Higher education claims: Court gives general guidance on JR and OIA complaints

February 13th, 2017 by Jonathan Auburn

In three linked cases the Administrative Court has just given important general guidance on the relationship between judicial review proceedings and references to the Office of the Independent Adjudicator for Higher Education. The three linked cases were R (Zahid) v University of Manchester, R (Rafique-Aldawery) v St George’s, University of London, and R (Sivasubramaniyam) v University of Leicester [2017] EWHC 188 (Admin). The cases were decided together by judgment of Mr Justice Hickinbottom delivered on 10 February 2017. Read more »


Plagiarism, academic judgment and the OIA

June 11th, 2013 by Paul Greatorex

The subject of plagiarism always brings to mind Tom Lehrer’s brilliant song “Lobachevsky”, and the same seems to go for Males J as shown by the opening paragraph of his recent judgment in R (Mustafa) v Office of the Independent Adjudicator [2013] EWHC 1379 (Admin):

“The Harvard academic and songwriter Tom Lehrer recommended plagiarism as the route to academic success, wealth and fame, but his tongue was firmly in his cheek.  For universities and other educational bodies plagiarism is no laughing matter, especially with the vast scope for such activity presented by the internet. Nor is it for those students who are accused of having committed plagiarism, perhaps wrongly, and who may wish to appeal against any such finding. The question raised by this case is whether a university’s decision that a student has committed plagiarism is final or whether it can form the subject of a complaint to the Office of the Independent Adjudicator for Higher Education (“the OIA”).”

The Claimant was studying for a Master’s degree at Queen Mary University of London and was awarded no marks for an essay submitted on the grounds that parts of it were plagiarised.  His complaint to the OIA was rejected on the ground that the existence (and if so, the extent) of plagiarism was a matter of academic judgment and so outwith the OIA’s jurisdiction: see section 12 of the Higher Education Act 2004 and rule 3.2 of the OIA rules.

Males J held that such complaints are not automatically excluded because “the question whether plagiarism has been committed often (and perhaps usually) will require an exercise of academic judgment, but that it need not necessarily do so”: para 54.  However, the claim failed because the OIA had not approached the matter otherwise, but had correctly considered whether the complaint related to a matter of academic judgment: para 56.

The judge found that even if he was wrong about this and the OIA had proceeded on the wrong basis (and it is worth noting that the position of the OIA and the university was that decisions about plagiarism always involve academic judgment: see paras 37 and 39), such an error was immaterial because the complaint clearly did relate to a matter of academic judgment, namely whether there had been “proper acknowledgment” by the Claimant of what he was doing: paras 59-61.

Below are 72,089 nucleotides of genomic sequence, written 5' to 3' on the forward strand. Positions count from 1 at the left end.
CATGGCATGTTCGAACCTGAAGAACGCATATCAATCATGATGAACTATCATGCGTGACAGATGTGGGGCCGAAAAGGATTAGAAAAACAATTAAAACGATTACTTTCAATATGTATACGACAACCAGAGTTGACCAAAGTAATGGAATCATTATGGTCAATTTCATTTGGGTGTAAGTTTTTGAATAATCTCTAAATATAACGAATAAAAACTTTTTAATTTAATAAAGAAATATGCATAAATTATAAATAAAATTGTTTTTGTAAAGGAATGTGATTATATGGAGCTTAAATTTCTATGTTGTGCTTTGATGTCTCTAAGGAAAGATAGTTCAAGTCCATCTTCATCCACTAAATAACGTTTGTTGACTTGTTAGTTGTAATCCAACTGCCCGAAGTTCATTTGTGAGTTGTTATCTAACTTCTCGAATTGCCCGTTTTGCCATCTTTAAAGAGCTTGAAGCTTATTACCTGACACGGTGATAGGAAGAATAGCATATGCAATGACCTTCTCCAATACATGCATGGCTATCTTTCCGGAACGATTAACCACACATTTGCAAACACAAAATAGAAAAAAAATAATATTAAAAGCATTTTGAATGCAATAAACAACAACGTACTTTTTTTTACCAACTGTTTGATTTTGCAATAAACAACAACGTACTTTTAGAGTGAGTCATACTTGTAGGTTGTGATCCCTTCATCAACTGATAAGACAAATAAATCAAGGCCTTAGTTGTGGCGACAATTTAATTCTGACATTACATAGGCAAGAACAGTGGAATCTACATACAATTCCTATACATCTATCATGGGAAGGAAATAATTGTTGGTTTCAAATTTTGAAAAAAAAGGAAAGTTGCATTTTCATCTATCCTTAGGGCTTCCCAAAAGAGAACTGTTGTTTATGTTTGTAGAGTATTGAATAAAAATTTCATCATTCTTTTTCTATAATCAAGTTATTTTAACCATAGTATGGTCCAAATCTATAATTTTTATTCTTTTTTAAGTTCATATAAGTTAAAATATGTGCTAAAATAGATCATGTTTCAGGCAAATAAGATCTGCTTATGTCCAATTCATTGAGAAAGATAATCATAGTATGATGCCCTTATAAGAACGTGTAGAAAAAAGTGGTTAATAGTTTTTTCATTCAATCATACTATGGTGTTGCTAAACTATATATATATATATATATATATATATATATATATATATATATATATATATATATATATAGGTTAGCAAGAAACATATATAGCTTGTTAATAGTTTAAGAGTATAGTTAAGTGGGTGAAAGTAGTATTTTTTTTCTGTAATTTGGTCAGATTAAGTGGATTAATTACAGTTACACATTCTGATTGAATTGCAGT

The copying of this post without proper acknowledgment is strictly prohibited.

Paul Greatorex


Office of the Independent Adjudicator

November 9th, 2011 by Edward Capewell

The Court of Appeal has recently given judgment in R (Maxwell) v Officer of the Independent Adjudicator for Higher Education [2011] EWCA Civ 1236. The Office of the Independent Adjudicator (OIA), for those who struggle to keep up with the ever-expanding list of ombudsmen and regulators, was established by the Higher Education Act 2004 and is a body (a company limited by guarantee in fact) which reviews complaints made by students against higher education institutions. Although it has been found to be amenable to judicial review (see the Court of Appeal’s decision in Siborurema), the extent of the ordinary courts’ intrusion into its decision-making processes is limited.

Put shortly, Ms Maxwell wanted the OIA to have made a finding that she had been discriminated against her on grounds of disability by Salford University. Whilst the complaint she had originally brought had been upheld by the OIA, and recommendations had been made to the University, Ms Maxwell was not satisfied that it had gone far enough. She claimed that the OIA had both the power, and, in the circumstances of her case, a duty, to make a finding of unlawful disability discrimination. It could not rationally ‘take it into account’ without making a finding.

The Court of Appeal disagreed. Lord Justice Mummery, in a typically clear and concise judgment, held that it was the role of courts and tribunals to make findings on issues of disability discrimination; it was the role of the OIA to review complaints made and see if the decision reached by a university was reasonable and justified. He stated:

“…the courts are not entitled to impose on the informal complaints review procedure of the OIA a requirement that it should have to adjudicate on issues, such as whether or not there has been disability discrimination. Adjudication of that issue usually involves making decisions on contested questions of fact and law, which require the more stringent and structured procedures of civil litigation for their proper determination… It is contrary to the whole spirit of a scheme established for the free and informal handling of students’ complaints that the outcomes under it should replicate judicial determinations, which continue to be available in civil proceedings in the ordinary courts, for which the OIA is not and was never intended to be a substitute.”